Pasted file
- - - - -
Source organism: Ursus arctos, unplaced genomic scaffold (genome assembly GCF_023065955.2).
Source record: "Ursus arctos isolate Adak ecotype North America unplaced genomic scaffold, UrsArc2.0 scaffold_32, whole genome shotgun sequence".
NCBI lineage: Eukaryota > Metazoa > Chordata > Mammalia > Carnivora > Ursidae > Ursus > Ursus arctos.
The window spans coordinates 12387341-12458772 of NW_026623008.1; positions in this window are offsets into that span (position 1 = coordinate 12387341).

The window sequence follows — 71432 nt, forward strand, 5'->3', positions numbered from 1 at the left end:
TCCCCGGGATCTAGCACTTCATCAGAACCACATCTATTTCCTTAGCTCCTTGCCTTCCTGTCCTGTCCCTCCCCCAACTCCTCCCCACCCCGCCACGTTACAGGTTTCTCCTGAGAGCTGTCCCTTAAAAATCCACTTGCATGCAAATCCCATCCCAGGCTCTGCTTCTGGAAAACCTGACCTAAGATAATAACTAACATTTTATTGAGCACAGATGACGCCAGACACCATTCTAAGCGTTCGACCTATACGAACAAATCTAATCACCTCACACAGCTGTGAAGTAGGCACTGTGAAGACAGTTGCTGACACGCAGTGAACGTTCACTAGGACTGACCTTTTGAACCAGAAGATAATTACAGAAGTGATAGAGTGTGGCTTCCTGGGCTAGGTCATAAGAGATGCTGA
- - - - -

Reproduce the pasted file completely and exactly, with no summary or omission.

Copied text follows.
Source organism: Ursus arctos, unplaced genomic scaffold (genome assembly GCF_023065955.2).
Source record: "Ursus arctos isolate Adak ecotype North America unplaced genomic scaffold, UrsArc2.0 scaffold_32, whole genome shotgun sequence".
NCBI lineage: Eukaryota > Metazoa > Chordata > Mammalia > Carnivora > Ursidae > Ursus > Ursus arctos.
The window spans coordinates 12387341-12458772 of NW_026623008.1; positions in this window are offsets into that span (position 1 = coordinate 12387341).

The window sequence follows — 71432 nt, forward strand, 5'->3', positions numbered from 1 at the left end:
TCCCCGGGATCTAGCACTTCATCAGAACCACATCTATTTCCTTAGCTCCTTGCCTTCCTGTCCTGTCCCTCCCCCAACTCCTCCCCACCCCGCCACGTTACAGGTTTCTCCTGAGAGCTGTCCCTTAAAAATCCACTTGCATGCAAATCCCATCCCAGGCTCTGCTTCTGGAAAACCTGACCTAAGATAATAACTAACATTTTATTGAGCACAGATGACGCCAGACACCATTCTAAGCGTTCGACCTATACGAACAAATCTAATCACCTCACACAGCTGTGAAGTAGGCACTGTGAAGACAGTTGCTGACACGCAGTGAACGTTCACTAGGACTGACCTTTTGAACCAGAAGATAATTACAGAAGTGATAGAGTGTGGCTTCCTGGGCTAGGTCATAAGAGATGCTGA